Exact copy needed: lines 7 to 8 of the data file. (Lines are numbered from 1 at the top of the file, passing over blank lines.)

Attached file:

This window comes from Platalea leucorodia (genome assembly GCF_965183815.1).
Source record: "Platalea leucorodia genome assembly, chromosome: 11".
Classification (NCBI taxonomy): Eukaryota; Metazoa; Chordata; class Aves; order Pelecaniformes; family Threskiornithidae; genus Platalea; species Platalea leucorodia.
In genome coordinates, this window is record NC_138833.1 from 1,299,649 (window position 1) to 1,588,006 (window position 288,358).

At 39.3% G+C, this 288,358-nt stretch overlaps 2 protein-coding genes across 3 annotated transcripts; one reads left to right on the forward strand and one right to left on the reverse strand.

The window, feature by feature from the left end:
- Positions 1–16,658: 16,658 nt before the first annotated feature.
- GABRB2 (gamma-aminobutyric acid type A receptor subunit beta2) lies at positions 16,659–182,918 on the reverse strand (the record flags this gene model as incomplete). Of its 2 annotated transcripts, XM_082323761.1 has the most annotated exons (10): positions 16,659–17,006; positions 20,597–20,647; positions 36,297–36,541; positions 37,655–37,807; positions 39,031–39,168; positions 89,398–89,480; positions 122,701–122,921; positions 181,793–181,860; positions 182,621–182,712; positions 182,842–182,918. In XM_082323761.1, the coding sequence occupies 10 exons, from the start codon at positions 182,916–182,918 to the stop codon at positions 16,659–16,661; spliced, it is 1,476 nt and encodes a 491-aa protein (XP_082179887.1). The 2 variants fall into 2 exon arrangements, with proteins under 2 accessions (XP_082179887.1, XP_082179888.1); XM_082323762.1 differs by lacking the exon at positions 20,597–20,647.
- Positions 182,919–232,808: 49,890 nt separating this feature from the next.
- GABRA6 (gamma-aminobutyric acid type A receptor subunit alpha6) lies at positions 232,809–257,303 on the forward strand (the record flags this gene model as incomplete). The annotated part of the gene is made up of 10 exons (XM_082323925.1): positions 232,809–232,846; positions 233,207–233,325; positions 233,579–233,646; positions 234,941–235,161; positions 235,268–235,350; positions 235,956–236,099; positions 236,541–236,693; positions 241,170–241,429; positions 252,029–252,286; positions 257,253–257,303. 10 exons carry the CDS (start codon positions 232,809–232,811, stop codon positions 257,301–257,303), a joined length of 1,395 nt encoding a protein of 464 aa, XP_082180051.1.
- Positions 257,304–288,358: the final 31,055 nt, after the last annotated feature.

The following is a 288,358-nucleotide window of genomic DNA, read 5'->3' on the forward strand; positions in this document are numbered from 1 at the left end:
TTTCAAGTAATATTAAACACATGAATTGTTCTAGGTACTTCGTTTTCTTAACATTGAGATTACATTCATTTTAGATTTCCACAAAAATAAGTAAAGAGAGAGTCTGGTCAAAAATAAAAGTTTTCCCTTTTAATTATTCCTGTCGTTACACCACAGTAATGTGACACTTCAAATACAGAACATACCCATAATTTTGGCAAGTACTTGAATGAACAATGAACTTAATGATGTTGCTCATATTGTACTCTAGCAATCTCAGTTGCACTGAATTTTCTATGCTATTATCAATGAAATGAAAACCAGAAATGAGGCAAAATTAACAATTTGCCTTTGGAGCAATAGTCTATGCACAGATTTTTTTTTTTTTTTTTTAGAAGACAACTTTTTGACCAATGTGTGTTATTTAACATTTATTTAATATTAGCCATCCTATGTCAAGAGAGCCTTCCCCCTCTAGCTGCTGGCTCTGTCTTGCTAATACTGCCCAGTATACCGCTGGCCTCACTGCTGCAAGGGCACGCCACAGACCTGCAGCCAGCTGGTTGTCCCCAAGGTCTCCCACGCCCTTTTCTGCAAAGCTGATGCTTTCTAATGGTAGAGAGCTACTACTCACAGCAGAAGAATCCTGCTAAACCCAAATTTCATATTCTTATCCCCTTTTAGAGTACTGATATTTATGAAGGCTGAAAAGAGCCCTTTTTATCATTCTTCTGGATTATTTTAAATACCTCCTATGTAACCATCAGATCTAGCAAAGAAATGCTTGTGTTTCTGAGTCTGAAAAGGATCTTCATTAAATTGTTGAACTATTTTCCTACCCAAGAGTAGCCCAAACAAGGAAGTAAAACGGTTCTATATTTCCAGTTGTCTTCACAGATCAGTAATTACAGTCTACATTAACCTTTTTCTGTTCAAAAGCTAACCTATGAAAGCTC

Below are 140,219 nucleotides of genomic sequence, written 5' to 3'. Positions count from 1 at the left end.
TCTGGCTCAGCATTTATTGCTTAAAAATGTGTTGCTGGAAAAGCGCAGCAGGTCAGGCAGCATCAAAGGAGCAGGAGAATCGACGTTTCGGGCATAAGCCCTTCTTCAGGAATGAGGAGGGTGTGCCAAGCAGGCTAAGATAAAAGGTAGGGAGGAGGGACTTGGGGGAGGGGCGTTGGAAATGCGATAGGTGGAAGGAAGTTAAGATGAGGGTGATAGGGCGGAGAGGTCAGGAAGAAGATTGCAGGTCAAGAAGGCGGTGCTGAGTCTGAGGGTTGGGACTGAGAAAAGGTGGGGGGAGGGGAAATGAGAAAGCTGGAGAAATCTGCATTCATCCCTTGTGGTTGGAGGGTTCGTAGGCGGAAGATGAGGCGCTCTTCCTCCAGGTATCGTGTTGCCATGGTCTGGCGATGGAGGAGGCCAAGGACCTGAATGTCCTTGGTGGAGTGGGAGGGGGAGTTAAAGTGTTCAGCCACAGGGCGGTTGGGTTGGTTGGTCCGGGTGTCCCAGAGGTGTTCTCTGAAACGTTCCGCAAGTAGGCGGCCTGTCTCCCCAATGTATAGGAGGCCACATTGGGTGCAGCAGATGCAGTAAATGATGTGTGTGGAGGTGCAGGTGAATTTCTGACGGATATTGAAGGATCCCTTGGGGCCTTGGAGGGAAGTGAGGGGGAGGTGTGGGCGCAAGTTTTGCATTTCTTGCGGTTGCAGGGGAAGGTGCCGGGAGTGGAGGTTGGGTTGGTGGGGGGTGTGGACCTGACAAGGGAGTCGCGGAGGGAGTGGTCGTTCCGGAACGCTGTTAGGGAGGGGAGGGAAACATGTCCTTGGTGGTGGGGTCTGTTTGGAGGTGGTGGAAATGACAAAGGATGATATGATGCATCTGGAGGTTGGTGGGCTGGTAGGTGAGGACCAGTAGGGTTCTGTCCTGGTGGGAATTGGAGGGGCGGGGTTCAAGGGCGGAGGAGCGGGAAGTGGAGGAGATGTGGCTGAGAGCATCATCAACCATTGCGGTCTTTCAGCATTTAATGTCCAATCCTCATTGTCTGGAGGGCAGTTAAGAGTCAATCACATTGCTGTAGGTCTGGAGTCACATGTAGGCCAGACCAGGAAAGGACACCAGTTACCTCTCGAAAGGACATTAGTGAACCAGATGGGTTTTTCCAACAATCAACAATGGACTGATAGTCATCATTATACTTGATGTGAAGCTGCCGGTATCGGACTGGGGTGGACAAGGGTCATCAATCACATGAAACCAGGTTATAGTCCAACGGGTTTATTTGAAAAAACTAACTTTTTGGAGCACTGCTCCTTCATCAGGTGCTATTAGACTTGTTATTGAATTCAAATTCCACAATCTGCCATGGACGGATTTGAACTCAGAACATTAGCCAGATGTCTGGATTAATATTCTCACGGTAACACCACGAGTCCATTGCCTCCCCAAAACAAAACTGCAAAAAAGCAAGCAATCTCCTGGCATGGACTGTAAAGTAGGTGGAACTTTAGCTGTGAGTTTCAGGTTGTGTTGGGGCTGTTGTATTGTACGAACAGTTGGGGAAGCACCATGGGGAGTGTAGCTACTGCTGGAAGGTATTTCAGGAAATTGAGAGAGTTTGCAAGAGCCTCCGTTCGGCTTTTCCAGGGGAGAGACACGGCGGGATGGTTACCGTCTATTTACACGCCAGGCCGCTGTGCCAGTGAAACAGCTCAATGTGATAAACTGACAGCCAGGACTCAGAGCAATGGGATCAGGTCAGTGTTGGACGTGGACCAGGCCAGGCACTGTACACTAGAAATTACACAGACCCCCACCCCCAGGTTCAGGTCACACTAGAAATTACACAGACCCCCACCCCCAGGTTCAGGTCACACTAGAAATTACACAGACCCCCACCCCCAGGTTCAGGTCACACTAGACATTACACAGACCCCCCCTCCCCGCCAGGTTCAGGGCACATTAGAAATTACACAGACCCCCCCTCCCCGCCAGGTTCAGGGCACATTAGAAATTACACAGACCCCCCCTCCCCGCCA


- Positions 1–16,658: 16,658 nt before the first annotated feature.
- GABRB2 (gamma-aminobutyric acid type A receptor subunit beta2) lies at positions 16,659–182,918 on the reverse strand (the record flags this gene model as incomplete). Of its 2 annotated transcripts, XM_082323761.1 has the most annotated exons (10): positions 16,659–17,006; positions 20,597–20,647; positions 36,297–36,541; positions 37,655–37,807; positions 39,031–39,168; positions 89,398–89,480; positions 122,701–122,921; positions 181,793–181,860; positions 182,621–182,712; positions 182,842–182,918. In XM_082323761.1, the coding sequence occupies 10 exons, from the start codon at positions 182,916–182,918 to the stop codon at positions 16,659–16,661; spliced, it is 1,476 nt and encodes a 491-aa protein (XP_082179887.1). The 2 variants fall into 2 exon arrangements, with proteins under 2 accessions (XP_082179887.1, XP_082179888.1); XM_082323762.1 differs by lacking the exon at positions 20,597–20,647.